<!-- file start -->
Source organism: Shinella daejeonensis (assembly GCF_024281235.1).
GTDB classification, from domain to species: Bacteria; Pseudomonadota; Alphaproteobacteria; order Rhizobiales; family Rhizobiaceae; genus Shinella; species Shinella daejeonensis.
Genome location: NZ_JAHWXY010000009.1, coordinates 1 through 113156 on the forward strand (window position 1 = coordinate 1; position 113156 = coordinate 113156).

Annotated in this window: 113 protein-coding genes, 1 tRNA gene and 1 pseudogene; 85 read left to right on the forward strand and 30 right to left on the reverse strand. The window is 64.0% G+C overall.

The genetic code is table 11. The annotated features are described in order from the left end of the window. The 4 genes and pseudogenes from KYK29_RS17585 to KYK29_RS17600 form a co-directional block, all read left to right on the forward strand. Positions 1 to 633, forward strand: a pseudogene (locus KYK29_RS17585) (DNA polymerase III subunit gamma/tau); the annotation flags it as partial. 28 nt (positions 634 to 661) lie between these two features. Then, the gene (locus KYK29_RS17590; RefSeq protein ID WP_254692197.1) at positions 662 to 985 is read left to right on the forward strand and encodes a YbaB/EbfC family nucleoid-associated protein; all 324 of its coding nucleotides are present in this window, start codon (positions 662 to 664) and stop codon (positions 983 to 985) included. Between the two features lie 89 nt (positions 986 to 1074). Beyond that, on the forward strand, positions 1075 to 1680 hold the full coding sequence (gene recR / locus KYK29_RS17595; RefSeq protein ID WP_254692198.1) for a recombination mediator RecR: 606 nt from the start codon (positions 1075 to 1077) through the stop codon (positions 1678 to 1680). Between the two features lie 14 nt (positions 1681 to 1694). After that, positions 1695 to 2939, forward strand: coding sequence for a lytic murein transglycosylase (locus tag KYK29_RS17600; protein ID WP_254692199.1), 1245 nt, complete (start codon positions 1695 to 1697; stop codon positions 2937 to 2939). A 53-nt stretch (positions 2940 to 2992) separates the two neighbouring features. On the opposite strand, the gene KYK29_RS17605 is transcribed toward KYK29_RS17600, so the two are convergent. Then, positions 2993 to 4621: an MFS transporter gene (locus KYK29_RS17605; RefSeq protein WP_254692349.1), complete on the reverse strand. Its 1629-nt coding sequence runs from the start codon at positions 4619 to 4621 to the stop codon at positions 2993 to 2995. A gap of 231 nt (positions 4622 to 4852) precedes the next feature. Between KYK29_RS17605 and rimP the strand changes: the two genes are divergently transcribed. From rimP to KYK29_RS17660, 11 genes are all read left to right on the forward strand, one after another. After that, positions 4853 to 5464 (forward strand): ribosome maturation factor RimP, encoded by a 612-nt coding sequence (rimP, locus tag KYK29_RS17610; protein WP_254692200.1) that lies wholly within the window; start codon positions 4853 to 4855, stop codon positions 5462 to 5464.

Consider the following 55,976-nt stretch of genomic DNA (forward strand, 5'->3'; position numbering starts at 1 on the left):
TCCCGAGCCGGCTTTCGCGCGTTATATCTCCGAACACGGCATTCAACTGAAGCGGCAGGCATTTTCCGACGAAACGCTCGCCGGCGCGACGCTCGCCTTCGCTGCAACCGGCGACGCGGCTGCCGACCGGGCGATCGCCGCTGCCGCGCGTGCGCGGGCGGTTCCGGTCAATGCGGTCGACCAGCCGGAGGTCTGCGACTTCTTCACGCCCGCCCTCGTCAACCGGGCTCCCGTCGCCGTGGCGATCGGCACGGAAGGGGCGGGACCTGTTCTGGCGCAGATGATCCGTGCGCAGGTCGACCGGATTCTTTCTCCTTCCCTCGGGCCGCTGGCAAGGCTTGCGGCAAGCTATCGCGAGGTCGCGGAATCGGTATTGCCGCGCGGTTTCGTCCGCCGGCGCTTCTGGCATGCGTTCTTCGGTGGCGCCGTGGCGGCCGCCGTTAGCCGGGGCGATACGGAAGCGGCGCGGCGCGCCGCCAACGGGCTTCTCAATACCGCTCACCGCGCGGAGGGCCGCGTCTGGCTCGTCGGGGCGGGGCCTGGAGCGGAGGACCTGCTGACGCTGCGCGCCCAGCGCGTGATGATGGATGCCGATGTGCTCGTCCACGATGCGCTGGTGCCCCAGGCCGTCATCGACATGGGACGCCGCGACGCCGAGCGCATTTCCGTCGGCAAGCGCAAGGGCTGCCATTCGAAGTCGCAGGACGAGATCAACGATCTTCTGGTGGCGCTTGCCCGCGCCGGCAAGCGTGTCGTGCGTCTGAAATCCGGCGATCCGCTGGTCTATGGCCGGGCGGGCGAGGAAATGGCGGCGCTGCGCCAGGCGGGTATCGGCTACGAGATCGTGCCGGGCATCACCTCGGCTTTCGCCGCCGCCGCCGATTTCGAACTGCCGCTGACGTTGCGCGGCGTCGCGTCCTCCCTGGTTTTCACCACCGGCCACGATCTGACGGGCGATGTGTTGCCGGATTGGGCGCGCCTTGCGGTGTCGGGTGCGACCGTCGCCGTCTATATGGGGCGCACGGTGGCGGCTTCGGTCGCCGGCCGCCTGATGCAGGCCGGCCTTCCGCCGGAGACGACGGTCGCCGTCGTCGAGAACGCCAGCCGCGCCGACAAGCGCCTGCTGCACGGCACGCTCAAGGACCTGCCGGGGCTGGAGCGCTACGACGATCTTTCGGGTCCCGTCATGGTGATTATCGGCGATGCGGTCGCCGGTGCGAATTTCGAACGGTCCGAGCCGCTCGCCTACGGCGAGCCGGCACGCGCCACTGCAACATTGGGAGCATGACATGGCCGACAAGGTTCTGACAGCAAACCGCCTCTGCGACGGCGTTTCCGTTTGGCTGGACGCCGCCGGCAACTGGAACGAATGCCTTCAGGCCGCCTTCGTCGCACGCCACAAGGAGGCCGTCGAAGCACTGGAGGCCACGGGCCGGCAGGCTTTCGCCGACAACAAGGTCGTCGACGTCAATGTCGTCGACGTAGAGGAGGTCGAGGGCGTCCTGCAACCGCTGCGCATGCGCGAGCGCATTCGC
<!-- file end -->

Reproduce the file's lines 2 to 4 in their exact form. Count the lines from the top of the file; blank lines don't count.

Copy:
GTDB classification, from domain to species: Bacteria; Pseudomonadota; Alphaproteobacteria; order Rhizobiales; family Rhizobiaceae; genus Shinella; species Shinella daejeonensis.
Genome location: NZ_JAHWXY010000009.1, coordinates 1 through 113156 on the forward strand (window position 1 = coordinate 1; position 113156 = coordinate 113156).

Annotated in this window: 113 protein-coding genes, 1 tRNA gene and 1 pseudogene; 85 read left to right on the forward strand and 30 right to left on the reverse strand. The window is 64.0% G+C overall.